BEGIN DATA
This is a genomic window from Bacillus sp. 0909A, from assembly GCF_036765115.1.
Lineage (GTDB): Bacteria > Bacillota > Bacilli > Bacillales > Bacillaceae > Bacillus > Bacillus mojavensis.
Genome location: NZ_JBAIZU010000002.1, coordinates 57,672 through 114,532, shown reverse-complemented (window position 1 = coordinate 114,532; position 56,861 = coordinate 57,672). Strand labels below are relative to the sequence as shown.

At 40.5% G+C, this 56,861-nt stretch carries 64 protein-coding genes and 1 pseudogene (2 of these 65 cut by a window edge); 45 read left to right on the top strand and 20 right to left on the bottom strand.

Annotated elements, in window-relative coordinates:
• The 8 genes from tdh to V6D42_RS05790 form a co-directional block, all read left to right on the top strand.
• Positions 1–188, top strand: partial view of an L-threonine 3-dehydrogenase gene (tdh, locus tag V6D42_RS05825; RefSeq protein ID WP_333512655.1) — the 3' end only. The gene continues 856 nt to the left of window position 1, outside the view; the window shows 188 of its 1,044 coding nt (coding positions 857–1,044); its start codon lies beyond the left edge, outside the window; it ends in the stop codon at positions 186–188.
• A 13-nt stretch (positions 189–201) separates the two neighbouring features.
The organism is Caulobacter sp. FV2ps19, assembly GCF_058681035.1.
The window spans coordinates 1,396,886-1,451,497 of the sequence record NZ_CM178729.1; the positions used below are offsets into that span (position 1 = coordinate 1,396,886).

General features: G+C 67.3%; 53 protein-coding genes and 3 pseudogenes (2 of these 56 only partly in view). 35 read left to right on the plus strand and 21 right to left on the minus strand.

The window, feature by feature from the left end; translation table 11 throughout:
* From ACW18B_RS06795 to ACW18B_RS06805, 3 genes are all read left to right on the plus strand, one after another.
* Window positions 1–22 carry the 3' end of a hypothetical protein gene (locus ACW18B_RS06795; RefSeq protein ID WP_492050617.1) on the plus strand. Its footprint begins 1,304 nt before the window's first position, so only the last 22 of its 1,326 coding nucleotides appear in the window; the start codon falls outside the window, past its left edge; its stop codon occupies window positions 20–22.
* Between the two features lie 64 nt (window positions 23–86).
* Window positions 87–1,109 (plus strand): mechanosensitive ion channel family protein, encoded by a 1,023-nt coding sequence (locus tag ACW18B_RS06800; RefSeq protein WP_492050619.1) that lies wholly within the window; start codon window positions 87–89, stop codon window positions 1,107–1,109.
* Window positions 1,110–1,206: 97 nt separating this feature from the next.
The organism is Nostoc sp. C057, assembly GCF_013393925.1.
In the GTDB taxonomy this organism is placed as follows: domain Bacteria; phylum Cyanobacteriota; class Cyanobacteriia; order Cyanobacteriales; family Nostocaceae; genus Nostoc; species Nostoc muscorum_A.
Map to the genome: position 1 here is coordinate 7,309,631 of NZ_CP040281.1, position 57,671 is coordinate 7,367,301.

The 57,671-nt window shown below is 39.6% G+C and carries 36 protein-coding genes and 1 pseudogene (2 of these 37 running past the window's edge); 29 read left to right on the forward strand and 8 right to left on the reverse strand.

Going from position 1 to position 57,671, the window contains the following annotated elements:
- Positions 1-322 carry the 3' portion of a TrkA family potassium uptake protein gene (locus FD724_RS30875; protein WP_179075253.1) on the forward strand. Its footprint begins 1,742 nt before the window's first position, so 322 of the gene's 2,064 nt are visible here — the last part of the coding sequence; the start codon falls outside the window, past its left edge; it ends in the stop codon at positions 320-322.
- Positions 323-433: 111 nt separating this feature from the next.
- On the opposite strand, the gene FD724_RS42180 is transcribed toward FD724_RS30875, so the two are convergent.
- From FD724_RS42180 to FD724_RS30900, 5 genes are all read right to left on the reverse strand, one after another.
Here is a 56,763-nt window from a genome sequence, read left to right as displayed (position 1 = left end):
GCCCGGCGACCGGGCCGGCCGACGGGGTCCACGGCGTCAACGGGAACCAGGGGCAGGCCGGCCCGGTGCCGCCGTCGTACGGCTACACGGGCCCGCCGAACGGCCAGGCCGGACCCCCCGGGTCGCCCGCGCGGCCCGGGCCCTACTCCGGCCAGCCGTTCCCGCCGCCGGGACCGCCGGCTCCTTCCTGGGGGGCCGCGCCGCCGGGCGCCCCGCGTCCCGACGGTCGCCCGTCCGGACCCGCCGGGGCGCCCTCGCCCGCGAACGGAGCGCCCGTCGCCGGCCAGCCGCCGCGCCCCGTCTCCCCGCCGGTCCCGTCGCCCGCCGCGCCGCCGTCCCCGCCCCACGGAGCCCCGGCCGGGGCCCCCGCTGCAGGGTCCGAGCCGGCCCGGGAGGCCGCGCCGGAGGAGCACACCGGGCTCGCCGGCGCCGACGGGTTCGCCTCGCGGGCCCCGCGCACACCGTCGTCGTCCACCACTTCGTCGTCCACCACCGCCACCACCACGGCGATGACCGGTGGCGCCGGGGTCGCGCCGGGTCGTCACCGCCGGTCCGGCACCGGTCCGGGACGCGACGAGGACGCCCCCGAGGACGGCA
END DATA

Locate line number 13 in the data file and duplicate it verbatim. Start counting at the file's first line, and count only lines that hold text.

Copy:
* From ACW18B_RS06795 to ACW18B_RS06805, 3 genes are all read left to right on the plus strand, one after another.